Tuesday, June 18, 2013

All Together Now Zzzzzzzzzzz…..

A couple of weeks ago I had some blood work done at the lab. Last Friday our GP's office called and said the doctor wanted to discuss my results with me, nothing urgent, was I free the next morning at 8:30 am?

Well I was not, as I have a standing (or lying) appointment with my bed at that particular o'clock. On the rare day when I have achieved something resembling consciousness by that time it's dangerous to assume I am coherent.  So she suggested Tuesday at 10:30.

Ten-thirty is still iffy by my body clock. My wits and I do not tend to look in the same direction until noon at least. Elephants could float overhead at 10:30 am most mornings and I would not even notice, or if I did, I wouldn't give a flying fuc^. But she pressed it and I reluctantly agreed.

I laid out *everything* yesterday. I printed off duplicate copies of the prescriptions I needed to have refilled, with doses and timing, (one sheet for her and one for me). I printed the one question I had. I laid out my morning meds, made the coffee, decided what to eat so I could take the pills, decided what to wear, in appropriate layers. One layer = 20 C, two layers = 15 C, three layers = 10 C, four layers = 5 C. And if it's raining one additional layer to whichever choice was appropriate. (For those who are dying to know I went with two layers and a rain layer because it was raining buckets.)

I always arrive early so I have a few minutes to sit, quieten myself, counsel my doctor phobia, meditate a bit, and let my blood pressure and heart rate settle. Today, there were no handicap spots open and I had to park halfway down the lot. Rather than drown I hurried faster than I should have, so I really needed that "quiet time." But as soon as my butt hit the seat the admit clerk called me in, plopped me on the scales (yikes!), then took my still-elevated blood pressure and pulse rate.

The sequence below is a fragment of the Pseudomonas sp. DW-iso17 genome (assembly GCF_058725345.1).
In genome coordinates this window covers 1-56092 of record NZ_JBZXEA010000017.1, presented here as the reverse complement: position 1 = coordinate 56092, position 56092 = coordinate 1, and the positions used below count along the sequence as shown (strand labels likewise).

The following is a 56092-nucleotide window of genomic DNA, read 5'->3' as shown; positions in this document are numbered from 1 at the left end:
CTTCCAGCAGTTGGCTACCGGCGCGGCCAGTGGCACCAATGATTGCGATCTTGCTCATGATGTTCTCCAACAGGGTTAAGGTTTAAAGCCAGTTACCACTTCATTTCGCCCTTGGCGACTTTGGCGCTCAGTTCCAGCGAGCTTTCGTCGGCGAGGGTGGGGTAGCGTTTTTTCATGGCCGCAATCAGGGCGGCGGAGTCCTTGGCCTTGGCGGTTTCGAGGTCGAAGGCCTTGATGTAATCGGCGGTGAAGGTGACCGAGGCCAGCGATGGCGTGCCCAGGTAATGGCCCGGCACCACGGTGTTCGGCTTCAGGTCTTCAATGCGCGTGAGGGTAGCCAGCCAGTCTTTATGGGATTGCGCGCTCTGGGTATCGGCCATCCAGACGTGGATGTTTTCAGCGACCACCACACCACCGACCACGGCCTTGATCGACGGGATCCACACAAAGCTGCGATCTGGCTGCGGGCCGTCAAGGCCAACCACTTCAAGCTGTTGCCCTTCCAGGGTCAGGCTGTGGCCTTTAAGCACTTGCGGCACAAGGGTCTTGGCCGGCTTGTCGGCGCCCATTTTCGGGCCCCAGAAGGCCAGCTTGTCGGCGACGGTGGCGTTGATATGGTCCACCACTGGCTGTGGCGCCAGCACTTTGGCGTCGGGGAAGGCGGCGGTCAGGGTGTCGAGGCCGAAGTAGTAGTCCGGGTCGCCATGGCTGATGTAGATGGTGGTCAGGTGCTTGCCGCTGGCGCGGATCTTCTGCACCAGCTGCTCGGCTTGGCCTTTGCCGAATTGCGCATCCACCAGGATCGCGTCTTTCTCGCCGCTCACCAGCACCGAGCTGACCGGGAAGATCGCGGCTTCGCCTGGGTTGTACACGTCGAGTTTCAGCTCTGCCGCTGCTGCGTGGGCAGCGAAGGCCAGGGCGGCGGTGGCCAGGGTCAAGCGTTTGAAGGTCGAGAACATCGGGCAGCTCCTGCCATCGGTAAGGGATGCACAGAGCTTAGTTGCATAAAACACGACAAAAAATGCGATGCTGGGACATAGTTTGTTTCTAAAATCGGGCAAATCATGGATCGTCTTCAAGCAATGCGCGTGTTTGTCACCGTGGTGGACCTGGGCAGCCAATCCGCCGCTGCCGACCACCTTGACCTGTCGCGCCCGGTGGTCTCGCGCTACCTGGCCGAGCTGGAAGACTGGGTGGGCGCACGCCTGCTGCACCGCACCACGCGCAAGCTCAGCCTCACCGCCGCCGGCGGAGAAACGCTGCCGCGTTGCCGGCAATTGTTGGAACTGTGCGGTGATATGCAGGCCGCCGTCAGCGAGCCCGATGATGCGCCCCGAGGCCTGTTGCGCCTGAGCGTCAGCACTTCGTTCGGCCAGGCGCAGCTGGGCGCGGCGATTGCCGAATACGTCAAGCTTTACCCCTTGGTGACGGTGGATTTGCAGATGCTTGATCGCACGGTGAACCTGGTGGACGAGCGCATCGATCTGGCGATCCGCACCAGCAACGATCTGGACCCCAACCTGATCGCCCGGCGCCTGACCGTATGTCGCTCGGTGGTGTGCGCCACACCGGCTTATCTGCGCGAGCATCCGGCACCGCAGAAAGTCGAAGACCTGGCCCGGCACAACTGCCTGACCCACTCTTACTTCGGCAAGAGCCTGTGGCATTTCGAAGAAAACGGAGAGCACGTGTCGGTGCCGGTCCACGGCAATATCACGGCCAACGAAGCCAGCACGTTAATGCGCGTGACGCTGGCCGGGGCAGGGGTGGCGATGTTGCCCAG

Remember it is 10:30 in the morning and I am still stupid. The doctor comes in. She is a pleasant young woman in her early 40s, but she has a computer phobia which is unfortunate because she has to use it for every appointment. She approaches the computer as one would an erect hooded cobra which is triangulating for a strike. Fear stark on her face she slides into her chair, never taking her eyes off the screen. 

"I called you in?" It is a question she asks the screen.



"I had labwork done."

She winces and touches the keyboard as if anticipating an electric shock, and brings up my file. "You need your thyroid medicine increased. It that all?" 

"No, I need refills." I hand her my sheet, with prescription refills printed in 16 pt Georgian font, double-spaced. Clear, concise.

She looks at the sheet in dismay and pecks at the keyboard. A paper comes out of the buzzing printer on her desk. I am still stupid. I do not look at it.

"Call in October to book an appt." she says, and she scurries out the door.

I stuff the paper in my bag, hobble back across the parking lot through sheets of rain and drive to the pharmacy down the road. At the pharmacist's counter I take out the prescription sheet and ask for refills on…. I look at the sheet. Of the five medications I needed refills on there are only two listed, and I don't need either of them right away.

The two medications I need refilled now are not on the sheet. But I also need one filled for which I have a prescription on file. I ask for it. The pharmacist says I can't have it because it's 41 days early. I tell her that this can't be, as I only take half the dose of what's prescribed. Nevertheless the pharmacist insists I can't have the medication and suggests that I "go home and think about it". (???)  But she agrees to call the doctor and get my refills straightened out.

I come home, look at the meds in my case. The one I need refilled was last filled in January and could have been refilled in March. I call the pharmacy. "Oh, we got the drug names mixed up," she said. "We thought you wanted the other one that you just had filled."  (I toy with the idea of suggesting they all 'go home and think about it')

On a practical note I think we all ought to go home and go back to bed, sleep a few more hours and start this day again. 

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